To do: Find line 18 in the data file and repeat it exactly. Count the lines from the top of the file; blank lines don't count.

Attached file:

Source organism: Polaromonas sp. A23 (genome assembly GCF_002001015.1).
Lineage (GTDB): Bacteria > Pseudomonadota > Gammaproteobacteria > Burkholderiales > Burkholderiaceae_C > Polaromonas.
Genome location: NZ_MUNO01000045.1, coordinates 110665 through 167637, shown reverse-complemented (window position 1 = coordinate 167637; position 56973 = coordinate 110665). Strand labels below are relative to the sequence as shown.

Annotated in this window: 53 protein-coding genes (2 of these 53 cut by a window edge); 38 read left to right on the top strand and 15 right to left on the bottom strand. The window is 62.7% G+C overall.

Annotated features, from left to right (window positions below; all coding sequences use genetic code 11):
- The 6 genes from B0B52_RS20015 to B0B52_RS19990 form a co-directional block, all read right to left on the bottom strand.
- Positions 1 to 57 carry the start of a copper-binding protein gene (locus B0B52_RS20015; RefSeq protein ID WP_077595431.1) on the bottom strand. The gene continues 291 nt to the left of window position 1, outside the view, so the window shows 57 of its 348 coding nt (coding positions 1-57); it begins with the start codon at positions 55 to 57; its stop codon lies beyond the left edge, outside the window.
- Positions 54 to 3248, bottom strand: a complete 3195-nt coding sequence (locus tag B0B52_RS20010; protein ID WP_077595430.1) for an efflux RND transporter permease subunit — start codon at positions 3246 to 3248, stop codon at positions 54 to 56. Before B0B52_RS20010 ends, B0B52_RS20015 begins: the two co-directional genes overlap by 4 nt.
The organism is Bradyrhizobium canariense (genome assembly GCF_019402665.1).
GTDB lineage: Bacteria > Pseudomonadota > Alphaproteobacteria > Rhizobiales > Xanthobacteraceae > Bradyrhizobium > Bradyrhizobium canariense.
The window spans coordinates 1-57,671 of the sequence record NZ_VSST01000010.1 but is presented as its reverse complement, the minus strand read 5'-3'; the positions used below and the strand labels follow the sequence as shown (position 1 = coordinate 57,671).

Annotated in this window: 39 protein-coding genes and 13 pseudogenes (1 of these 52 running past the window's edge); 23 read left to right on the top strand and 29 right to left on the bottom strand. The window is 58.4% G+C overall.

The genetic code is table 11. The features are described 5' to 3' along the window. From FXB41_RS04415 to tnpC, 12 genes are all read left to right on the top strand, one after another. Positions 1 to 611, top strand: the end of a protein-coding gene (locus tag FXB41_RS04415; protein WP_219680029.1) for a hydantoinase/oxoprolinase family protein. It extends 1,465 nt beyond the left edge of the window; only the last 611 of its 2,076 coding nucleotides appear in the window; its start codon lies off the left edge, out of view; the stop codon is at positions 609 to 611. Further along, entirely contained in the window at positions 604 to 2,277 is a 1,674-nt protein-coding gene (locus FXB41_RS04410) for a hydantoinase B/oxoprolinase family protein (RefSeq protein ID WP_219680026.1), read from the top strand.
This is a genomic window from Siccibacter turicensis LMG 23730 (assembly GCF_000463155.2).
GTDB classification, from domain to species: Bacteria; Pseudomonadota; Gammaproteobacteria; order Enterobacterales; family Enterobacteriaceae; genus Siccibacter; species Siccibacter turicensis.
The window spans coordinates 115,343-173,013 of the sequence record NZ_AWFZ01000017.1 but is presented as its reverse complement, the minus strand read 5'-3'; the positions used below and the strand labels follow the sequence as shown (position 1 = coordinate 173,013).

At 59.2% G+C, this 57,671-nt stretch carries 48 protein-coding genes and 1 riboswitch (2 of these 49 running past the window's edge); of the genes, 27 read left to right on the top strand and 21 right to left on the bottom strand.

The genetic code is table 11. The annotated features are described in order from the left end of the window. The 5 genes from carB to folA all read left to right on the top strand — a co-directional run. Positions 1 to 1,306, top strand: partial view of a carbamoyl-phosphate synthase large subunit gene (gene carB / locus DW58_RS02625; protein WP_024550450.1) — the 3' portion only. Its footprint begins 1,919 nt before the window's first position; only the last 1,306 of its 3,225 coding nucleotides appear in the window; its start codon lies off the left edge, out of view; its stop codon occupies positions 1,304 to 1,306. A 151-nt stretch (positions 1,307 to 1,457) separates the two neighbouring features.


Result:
The genetic code is table 11. The annotated features are described in order from the left end of the window. The 5 genes from carB to folA all read left to right on the top strand — a co-directional run. Positions 1 to 1,306, top strand: partial view of a carbamoyl-phosphate synthase large subunit gene (gene carB / locus DW58_RS02625; protein WP_024550450.1) — the 3' portion only. Its footprint begins 1,919 nt before the window's first position; only the last 1,306 of its 3,225 coding nucleotides appear in the window; its start codon lies off the left edge, out of view; its stop codon occupies positions 1,304 to 1,306. A 151-nt stretch (positions 1,307 to 1,457) separates the two neighbouring features.